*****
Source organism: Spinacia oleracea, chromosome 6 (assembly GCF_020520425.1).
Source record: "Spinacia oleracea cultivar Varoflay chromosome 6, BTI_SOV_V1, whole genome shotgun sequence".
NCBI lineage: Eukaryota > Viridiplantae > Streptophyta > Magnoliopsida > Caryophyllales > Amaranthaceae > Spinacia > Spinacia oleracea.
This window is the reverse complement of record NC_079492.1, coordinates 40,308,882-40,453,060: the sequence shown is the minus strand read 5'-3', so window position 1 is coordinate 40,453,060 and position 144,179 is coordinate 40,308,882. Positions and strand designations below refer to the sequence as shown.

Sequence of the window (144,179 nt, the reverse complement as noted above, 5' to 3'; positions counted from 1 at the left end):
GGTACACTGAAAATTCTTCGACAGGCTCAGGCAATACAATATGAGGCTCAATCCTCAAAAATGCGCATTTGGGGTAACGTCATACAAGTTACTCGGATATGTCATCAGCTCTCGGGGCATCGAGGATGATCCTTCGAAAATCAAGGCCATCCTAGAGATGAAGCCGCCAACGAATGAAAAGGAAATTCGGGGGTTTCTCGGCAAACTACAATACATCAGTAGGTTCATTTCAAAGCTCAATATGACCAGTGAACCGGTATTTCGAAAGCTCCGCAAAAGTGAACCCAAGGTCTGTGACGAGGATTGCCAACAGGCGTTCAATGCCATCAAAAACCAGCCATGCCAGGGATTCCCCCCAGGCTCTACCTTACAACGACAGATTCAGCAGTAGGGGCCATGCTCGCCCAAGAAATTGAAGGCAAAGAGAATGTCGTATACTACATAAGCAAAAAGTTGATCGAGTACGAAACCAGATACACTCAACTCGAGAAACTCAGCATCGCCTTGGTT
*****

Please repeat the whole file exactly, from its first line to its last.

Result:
Source organism: Spinacia oleracea, chromosome 6 (assembly GCF_020520425.1).
Source record: "Spinacia oleracea cultivar Varoflay chromosome 6, BTI_SOV_V1, whole genome shotgun sequence".
NCBI lineage: Eukaryota > Viridiplantae > Streptophyta > Magnoliopsida > Caryophyllales > Amaranthaceae > Spinacia > Spinacia oleracea.
This window is the reverse complement of record NC_079492.1, coordinates 40,308,882-40,453,060: the sequence shown is the minus strand read 5'-3', so window position 1 is coordinate 40,453,060 and position 144,179 is coordinate 40,308,882. Positions and strand designations below refer to the sequence as shown.

Sequence of the window (144,179 nt, the reverse complement as noted above, 5' to 3'; positions counted from 1 at the left end):
GGTACACTGAAAATTCTTCGACAGGCTCAGGCAATACAATATGAGGCTCAATCCTCAAAAATGCGCATTTGGGGTAACGTCATACAAGTTACTCGGATATGTCATCAGCTCTCGGGGCATCGAGGATGATCCTTCGAAAATCAAGGCCATCCTAGAGATGAAGCCGCCAACGAATGAAAAGGAAATTCGGGGGTTTCTCGGCAAACTACAATACATCAGTAGGTTCATTTCAAAGCTCAATATGACCAGTGAACCGGTATTTCGAAAGCTCCGCAAAAGTGAACCCAAGGTCTGTGACGAGGATTGCCAACAGGCGTTCAATGCCATCAAAAACCAGCCATGCCAGGGATTCCCCCCAGGCTCTACCTTACAACGACAGATTCAGCAGTAGGGGCCATGCTCGCCCAAGAAATTGAAGGCAAAGAGAATGTCGTATACTACATAAGCAAAAAGTTGATCGAGTACGAAACCAGATACACTCAACTCGAGAAACTCAGCATCGCCTTGGTT